Debt Bubble May Hamper Global Recovery

Last week's announcement that Dubai World could no longer service its outstanding debt highlighted the fact the world economy remains fragile. Indeed, the burst of a debt bubble may be next in the line, after a series of devastating asset and housing bubbles.
Anna Fedec, 12/3/2009 11:25:19 AM

And what's more stunning, not the poor nations but the richest are the ones who borrow the most. Japan is at the top of the list with the government debt ratio almost at 200% in 2008 and on track to reach 220% at the end of 2010. Also, the Greek national debt is projected to rise to 135.4% of GDP in 2011 and the Italy’s debt reached 105.8% of nation's output in 2008. And even in Germany, outstanding liabilities are expected to increase to 77% of GDP next year, from 60 percent in 2002.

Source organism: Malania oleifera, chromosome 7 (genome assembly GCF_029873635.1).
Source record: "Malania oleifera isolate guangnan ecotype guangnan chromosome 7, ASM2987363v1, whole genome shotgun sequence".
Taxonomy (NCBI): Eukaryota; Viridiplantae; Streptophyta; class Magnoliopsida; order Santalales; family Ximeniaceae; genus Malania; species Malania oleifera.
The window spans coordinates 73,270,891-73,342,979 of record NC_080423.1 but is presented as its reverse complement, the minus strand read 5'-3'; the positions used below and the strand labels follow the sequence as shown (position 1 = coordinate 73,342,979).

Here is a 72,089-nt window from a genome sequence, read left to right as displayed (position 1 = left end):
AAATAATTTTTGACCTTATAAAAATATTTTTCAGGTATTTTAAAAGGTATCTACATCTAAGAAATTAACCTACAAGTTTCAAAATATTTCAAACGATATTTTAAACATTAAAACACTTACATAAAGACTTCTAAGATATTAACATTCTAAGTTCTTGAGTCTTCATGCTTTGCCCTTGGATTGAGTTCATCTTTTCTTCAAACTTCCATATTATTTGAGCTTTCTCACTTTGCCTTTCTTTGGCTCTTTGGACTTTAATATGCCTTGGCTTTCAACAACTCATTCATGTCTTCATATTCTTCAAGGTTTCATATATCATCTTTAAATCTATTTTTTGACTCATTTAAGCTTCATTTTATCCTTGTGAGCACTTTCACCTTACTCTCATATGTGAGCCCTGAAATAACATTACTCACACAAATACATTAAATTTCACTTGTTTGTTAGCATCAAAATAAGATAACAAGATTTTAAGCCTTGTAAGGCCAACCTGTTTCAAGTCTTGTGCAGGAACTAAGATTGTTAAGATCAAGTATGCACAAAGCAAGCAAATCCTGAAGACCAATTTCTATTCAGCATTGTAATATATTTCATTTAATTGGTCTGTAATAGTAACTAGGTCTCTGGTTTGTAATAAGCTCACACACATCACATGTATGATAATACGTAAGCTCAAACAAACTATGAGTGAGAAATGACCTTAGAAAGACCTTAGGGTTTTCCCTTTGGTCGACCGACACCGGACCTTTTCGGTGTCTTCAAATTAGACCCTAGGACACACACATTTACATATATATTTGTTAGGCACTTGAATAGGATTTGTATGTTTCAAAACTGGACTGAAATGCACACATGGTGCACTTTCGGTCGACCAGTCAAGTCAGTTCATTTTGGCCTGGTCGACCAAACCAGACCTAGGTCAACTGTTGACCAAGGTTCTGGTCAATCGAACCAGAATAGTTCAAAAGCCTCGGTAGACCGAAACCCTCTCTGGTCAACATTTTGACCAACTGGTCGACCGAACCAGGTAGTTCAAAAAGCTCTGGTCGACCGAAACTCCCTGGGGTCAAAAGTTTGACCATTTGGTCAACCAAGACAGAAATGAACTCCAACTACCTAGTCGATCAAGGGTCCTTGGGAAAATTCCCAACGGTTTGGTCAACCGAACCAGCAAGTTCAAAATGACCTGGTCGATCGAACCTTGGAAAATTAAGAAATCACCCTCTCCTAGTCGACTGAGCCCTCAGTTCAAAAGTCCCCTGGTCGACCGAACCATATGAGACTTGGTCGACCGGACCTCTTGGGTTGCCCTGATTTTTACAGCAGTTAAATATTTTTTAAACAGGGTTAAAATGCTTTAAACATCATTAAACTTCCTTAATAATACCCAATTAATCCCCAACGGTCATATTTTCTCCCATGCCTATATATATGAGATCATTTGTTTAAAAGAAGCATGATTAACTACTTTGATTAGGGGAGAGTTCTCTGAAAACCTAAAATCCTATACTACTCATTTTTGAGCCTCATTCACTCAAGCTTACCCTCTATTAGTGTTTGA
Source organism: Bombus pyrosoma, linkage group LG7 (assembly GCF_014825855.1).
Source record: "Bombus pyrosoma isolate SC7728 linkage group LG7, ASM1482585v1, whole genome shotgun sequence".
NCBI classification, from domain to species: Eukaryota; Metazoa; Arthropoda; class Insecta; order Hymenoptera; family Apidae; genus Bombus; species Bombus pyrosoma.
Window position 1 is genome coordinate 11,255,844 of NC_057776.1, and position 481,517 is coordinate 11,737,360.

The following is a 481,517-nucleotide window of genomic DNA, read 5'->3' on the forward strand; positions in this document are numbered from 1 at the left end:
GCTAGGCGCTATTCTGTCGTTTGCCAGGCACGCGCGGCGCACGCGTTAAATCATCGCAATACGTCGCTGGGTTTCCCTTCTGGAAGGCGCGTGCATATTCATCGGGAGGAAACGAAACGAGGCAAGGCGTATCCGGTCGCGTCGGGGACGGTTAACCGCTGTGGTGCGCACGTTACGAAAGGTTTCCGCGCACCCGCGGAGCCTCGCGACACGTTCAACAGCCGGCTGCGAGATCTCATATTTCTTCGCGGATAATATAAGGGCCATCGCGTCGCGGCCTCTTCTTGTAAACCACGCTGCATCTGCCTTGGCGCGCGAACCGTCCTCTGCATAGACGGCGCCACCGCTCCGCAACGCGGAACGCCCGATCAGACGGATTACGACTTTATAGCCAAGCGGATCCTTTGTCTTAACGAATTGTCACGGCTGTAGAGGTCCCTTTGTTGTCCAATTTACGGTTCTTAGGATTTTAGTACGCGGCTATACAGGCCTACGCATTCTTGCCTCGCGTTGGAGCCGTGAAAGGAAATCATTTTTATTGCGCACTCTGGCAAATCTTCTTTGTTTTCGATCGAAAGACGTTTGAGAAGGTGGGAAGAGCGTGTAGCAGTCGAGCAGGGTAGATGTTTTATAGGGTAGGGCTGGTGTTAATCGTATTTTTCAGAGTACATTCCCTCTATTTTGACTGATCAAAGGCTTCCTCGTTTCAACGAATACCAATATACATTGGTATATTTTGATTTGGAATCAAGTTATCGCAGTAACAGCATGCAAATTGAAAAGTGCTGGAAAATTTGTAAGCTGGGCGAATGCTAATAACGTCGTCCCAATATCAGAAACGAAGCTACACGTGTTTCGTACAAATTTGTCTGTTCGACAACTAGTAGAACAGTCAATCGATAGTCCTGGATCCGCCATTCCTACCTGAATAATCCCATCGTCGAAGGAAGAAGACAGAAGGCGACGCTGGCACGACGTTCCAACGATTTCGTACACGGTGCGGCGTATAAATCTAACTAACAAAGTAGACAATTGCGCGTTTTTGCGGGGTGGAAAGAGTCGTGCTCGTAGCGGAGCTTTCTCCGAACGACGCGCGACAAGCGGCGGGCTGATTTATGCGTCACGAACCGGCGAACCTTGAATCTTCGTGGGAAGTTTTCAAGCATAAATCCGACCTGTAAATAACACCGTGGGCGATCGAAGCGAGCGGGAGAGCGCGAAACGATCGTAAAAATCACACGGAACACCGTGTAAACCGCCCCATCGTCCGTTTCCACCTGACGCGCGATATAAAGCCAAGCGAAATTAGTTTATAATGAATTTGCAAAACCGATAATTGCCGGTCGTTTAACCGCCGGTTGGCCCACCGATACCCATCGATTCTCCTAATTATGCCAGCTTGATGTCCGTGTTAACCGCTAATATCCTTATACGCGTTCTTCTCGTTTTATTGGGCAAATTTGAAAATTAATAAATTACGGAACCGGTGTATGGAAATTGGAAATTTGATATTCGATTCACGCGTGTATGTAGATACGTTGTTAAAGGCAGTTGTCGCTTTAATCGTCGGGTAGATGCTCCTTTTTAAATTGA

Most importantly, government debt is sustainable if GDP growth is not bigger than the average interest payments on past debt.  And judging by the current pace of economic recovery, it will be very difficult to achieve that balance in the next few years, particularly if interest rates rise. For instance, it is projected that United States GDP will contract 3% this year while some U.S. treasuries were sold recently with 4% yield. To make things even worst, it is likely that within next few years, budget deficits will get even bigger as over-indebted consumers focus on rebuilding their savings and tax revenues deteriorate further.